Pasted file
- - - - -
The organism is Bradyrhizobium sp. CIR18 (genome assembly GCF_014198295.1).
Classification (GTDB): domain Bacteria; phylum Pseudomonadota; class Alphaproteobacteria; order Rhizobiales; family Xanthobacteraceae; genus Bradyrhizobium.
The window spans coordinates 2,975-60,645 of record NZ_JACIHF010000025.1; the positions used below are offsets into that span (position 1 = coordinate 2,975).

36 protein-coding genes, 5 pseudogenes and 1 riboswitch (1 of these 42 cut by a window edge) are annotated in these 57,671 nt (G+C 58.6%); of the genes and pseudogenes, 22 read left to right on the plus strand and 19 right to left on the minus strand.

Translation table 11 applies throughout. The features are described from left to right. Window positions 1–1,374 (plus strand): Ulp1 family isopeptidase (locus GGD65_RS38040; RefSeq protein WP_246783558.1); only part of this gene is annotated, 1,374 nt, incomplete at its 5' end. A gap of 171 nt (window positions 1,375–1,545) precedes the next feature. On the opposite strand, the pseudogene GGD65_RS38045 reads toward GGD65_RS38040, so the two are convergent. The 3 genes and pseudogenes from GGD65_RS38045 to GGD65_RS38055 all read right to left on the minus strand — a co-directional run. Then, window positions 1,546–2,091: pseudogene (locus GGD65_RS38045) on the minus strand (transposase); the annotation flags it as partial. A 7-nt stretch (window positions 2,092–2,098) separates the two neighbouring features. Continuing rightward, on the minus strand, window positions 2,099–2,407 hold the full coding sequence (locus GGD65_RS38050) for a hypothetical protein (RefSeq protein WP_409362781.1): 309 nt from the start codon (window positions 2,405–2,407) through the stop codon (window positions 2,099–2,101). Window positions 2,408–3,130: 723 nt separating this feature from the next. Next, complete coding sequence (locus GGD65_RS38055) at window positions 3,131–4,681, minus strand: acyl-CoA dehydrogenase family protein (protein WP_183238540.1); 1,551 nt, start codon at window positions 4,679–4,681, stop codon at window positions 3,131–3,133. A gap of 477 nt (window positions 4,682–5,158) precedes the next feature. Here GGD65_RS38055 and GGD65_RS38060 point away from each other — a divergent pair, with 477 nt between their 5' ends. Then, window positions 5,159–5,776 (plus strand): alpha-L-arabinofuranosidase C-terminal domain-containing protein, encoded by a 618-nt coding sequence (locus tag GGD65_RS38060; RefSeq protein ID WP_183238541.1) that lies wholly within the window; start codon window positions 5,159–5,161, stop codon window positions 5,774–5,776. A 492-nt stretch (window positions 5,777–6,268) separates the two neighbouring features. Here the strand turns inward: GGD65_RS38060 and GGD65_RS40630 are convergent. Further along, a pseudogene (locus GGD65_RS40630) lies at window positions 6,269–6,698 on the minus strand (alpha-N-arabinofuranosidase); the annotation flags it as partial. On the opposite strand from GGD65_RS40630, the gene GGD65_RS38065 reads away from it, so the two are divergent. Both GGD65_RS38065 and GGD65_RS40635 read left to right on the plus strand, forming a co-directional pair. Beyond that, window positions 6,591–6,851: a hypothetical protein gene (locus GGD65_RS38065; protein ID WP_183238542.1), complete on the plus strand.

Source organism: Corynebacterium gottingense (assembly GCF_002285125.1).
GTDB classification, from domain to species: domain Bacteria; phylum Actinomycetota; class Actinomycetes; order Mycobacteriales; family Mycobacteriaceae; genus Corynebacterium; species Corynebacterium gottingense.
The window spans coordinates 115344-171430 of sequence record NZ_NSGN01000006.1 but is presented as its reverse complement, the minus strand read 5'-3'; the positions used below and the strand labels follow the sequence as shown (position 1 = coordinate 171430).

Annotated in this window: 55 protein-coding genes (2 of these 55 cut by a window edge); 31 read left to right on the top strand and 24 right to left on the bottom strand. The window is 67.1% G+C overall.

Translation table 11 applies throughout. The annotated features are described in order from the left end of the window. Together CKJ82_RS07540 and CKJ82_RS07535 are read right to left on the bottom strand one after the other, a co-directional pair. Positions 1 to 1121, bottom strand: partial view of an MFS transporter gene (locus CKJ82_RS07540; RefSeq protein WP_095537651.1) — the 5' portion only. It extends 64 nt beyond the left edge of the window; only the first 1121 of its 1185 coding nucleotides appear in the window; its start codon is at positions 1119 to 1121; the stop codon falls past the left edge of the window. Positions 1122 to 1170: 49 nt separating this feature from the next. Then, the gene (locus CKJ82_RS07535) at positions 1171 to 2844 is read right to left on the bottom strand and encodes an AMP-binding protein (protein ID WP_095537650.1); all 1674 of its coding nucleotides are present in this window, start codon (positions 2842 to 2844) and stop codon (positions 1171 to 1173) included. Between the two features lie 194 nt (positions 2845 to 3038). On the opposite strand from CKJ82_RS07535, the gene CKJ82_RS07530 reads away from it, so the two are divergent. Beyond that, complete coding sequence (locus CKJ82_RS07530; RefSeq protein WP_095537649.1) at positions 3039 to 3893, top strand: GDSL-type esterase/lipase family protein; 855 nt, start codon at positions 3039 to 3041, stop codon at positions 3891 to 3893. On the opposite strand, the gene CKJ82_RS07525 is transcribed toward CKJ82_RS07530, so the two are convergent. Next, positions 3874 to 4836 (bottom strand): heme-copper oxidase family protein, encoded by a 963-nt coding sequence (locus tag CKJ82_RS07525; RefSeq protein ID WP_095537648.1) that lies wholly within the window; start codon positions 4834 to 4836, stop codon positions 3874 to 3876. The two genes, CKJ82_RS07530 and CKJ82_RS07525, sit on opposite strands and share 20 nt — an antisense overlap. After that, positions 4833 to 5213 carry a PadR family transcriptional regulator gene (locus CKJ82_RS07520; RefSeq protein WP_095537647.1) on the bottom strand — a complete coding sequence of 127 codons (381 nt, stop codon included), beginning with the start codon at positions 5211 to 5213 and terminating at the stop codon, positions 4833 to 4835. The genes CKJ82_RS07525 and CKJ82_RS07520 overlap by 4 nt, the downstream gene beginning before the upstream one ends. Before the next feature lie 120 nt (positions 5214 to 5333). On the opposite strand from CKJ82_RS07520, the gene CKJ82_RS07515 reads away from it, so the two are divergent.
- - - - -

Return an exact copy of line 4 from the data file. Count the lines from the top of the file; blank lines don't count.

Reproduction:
36 protein-coding genes, 5 pseudogenes and 1 riboswitch (1 of these 42 cut by a window edge) are annotated in these 57,671 nt (G+C 58.6%); of the genes and pseudogenes, 22 read left to right on the plus strand and 19 right to left on the minus strand.